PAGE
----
Edmund Ruffin and the Crisis of Slavery in the Old South
The Failure of Agricultural Reform

William M. Mathew


“A brilliant analysis of the relationship between soil conservation and the system of agricultural slavery . . . Indispensable for understanding the agricultural history of the southeastern states during the antebellum period.”
—John Hebron Moore, Agricultural History

“You may have thought that nothing more could possibly be said about the agricultural performance of the antebellum slave South, but Mathew has proved the contrary. . . . The study amounts to an extended critique of the geographical-determinist interpretation of southern agricultural backwardness.”
—Gavin Wright, Journal of Interdisciplinary History

“What Mathew does, in a word, is unpack Ruffin’s activities as agricultural reformer, emphasize his failures, and suggest a commitment to secession as following from these frustrations. Given his ambitions, Mathew’s erudition provides rich and necessary context for his argument. . . . [A] remarkable volume.”
—Craig Simpson, Canadian Review of American Studies

“Mathew takes on the leading scholars working in the field . . . [adding] greatly to our understanding of issues that still fascinate students of the Old South, not least those wishing to understand the workings of the southern mind.”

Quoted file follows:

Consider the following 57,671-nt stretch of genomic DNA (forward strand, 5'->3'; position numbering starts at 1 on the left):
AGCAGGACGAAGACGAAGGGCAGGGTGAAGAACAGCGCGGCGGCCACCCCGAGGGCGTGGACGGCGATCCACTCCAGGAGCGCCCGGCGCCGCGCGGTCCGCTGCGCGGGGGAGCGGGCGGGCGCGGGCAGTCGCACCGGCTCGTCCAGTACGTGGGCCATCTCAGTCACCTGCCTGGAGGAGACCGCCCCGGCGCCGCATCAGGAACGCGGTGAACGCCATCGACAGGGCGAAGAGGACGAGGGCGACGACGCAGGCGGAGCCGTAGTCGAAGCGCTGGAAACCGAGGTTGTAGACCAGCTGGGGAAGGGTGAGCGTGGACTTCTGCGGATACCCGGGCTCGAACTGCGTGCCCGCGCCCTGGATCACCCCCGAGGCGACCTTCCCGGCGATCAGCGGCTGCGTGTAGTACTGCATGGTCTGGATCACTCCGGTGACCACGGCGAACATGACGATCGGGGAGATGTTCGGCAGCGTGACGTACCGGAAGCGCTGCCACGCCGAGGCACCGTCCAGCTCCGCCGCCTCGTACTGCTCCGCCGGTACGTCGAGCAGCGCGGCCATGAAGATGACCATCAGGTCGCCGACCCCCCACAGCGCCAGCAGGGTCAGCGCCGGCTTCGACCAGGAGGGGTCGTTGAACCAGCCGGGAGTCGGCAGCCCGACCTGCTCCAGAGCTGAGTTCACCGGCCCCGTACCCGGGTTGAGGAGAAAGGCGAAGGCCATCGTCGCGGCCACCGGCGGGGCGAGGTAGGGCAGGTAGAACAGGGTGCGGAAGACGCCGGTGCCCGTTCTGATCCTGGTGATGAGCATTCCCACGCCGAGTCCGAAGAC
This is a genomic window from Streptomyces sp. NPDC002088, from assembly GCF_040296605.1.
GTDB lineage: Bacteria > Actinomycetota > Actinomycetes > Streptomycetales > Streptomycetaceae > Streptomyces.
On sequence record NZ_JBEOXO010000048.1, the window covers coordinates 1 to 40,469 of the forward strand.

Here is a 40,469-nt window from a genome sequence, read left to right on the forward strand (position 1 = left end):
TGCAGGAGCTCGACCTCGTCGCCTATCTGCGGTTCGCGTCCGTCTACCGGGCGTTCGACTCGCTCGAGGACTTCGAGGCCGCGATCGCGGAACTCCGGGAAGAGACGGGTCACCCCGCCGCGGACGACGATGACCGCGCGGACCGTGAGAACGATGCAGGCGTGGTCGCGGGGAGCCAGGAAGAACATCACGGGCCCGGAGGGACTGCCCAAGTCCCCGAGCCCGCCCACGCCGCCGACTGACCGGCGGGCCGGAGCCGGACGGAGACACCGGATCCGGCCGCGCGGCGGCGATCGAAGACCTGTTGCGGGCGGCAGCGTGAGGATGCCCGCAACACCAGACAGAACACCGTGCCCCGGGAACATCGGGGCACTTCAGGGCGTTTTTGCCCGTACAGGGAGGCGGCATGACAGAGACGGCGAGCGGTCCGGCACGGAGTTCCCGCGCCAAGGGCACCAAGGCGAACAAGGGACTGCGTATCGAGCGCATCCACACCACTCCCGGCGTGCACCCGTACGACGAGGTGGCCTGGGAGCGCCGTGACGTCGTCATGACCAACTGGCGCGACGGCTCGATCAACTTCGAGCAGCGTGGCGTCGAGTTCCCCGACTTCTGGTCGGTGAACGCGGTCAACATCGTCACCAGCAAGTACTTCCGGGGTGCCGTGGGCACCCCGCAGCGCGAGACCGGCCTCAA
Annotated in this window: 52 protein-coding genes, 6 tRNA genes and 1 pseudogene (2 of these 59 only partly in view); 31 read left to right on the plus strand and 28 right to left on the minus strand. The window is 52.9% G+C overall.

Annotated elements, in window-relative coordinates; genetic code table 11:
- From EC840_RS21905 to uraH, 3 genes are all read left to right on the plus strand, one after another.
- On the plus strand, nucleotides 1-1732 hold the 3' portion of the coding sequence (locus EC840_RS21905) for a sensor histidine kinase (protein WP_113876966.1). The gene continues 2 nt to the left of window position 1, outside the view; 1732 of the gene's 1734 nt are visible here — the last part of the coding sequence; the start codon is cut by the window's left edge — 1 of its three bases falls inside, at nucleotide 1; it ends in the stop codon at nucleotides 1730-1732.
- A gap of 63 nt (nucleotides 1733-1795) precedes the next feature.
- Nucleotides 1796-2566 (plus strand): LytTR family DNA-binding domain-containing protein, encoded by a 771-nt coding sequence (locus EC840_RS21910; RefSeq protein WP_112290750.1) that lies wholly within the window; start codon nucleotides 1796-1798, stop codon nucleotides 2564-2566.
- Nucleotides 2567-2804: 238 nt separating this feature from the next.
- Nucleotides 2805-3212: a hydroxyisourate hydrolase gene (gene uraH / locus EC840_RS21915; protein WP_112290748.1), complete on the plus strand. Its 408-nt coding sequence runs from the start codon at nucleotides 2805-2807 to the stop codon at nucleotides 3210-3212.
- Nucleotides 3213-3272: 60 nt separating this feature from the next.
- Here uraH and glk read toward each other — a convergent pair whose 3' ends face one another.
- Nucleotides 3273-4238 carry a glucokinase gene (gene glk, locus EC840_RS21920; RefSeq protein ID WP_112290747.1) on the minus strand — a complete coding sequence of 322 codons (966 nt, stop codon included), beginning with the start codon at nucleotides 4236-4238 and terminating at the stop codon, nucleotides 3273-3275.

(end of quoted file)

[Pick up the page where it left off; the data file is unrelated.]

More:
—Larry E. Hudson, South Carolina Historical Magazine

“Mathew has written an excellent book. It is a significant contribution to the historiography of both slavery and agricultural economics in the antebellum South.”
—Randolph B. Campbell, Social Science Quarterly

“Mathew’s clearly written book represents a major and refreshing contribution to southern agricultural history.”
—Peter A. Coclanis, Economic History Review

“Mathew has changed much. . . . His evidence about the limited extent of reform is important, both because it will prompt new research and because it is very convincing.”
—David Allmendinger, Virginia Magazine of History and Biography

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In 1818, Edmund Ruffin, then a young Virginia planter, began conducting chemical and rotational experiments on his Coggin’s Point plantation on the James River. His findings became the basis for the most progressive and sophisticated reform proposals to be formulated in the slaveholding South. Tracing Ruffin’s passionate advocacy of both agricultural reform and slavery, William M. Mathew pinpoints in this book many of the contradictions that underlay the economic and social structures of the antebellum South.

Page count: 302 pp.
Trim size: 6 x 9


List price: $29.95

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William M. Mathew is a senior fellow in history at the University of East Anglia. He is the editor of a subsequent book on Ruffin, Agriculture, Geology, and Society in Antebellum South Carolina: The Private Diary of Edmund Ruffin, 1843 (Georgia). His other books include The House of Gibbs and the Peruvian Guano Monopoly.